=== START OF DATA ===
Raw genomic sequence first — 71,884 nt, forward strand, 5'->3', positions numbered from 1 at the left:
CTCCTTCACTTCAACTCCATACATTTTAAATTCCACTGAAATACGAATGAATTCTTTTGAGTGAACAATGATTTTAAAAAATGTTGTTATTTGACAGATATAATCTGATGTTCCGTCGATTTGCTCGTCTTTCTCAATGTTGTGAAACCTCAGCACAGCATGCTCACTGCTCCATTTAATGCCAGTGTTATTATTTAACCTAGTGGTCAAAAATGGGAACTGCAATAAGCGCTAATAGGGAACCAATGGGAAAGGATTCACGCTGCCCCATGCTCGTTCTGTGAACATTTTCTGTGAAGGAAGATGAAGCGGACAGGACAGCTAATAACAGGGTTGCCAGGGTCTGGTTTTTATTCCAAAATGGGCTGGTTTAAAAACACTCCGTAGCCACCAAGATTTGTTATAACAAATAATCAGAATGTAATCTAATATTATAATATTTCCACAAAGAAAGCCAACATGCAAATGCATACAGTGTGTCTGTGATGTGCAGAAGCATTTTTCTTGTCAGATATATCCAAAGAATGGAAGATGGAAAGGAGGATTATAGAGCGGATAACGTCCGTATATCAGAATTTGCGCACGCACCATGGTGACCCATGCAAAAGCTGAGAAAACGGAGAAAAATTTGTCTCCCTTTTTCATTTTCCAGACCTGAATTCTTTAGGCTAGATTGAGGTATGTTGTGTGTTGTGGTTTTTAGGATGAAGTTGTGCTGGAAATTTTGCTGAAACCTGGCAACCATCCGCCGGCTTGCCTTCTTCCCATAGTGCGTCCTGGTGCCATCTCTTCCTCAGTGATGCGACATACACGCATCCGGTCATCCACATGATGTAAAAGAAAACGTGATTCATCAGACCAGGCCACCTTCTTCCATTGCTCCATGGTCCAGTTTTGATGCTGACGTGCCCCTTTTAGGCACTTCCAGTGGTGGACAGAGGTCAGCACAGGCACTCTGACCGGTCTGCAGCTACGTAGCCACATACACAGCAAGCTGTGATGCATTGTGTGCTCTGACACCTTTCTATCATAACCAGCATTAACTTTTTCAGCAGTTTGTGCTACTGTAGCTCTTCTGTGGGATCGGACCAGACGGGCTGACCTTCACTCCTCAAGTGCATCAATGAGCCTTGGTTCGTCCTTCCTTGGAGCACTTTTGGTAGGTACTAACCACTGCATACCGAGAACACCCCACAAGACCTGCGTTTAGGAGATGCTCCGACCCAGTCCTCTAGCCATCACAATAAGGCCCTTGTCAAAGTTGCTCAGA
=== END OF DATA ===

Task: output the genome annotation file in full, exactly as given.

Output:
Raw genomic sequence first — 71,884 nt, forward strand, 5'->3', positions numbered from 1 at the left:
CTCCTTCACTTCAACTCCATACATTTTAAATTCCACTGAAATACGAATGAATTCTTTTGAGTGAACAATGATTTTAAAAAATGTTGTTATTTGACAGATATAATCTGATGTTCCGTCGATTTGCTCGTCTTTCTCAATGTTGTGAAACCTCAGCACAGCATGCTCACTGCTCCATTTAATGCCAGTGTTATTATTTAACCTAGTGGTCAAAAATGGGAACTGCAATAAGCGCTAATAGGGAACCAATGGGAAAGGATTCACGCTGCCCCATGCTCGTTCTGTGAACATTTTCTGTGAAGGAAGATGAAGCGGACAGGACAGCTAATAACAGGGTTGCCAGGGTCTGGTTTTTATTCCAAAATGGGCTGGTTTAAAAACACTCCGTAGCCACCAAGATTTGTTATAACAAATAATCAGAATGTAATCTAATATTATAATATTTCCACAAAGAAAGCCAACATGCAAATGCATACAGTGTGTCTGTGATGTGCAGAAGCATTTTTCTTGTCAGATATATCCAAAGAATGGAAGATGGAAAGGAGGATTATAGAGCGGATAACGTCCGTATATCAGAATTTGCGCACGCACCATGGTGACCCATGCAAAAGCTGAGAAAACGGAGAAAAATTTGTCTCCCTTTTTCATTTTCCAGACCTGAATTCTTTAGGCTAGATTGAGGTATGTTGTGTGTTGTGGTTTTTAGGATGAAGTTGTGCTGGAAATTTTGCTGAAACCTGGCAACCATCCGCCGGCTTGCCTTCTTCCCATAGTGCGTCCTGGTGCCATCTCTTCCTCAGTGATGCGACATACACGCATCCGGTCATCCACATGATGTAAAAGAAAACGTGATTCATCAGACCAGGCCACCTTCTTCCATTGCTCCATGGTCCAGTTTTGATGCTGACGTGCCCCTTTTAGGCACTTCCAGTGGTGGACAGAGGTCAGCACAGGCACTCTGACCGGTCTGCAGCTACGTAGCCACATACACAGCAAGCTGTGATGCATTGTGTGCTCTGACACCTTTCTATCATAACCAGCATTAACTTTTTCAGCAGTTTGTGCTACTGTAGCTCTTCTGTGGGATCGGACCAGACGGGCTGACCTTCACTCCTCAAGTGCATCAATGAGCCTTGGTTCGTCCTTCCTTGGAGCACTTTTGGTAGGTACTAACCACTGCATACCGAGAACACCCCACAAGACCTGCGTTTAGGAGATGCTCCGACCCAGTCCTCTAGCCATCACAATAAGGCCCTTGTCAAAGTTGCTCAGA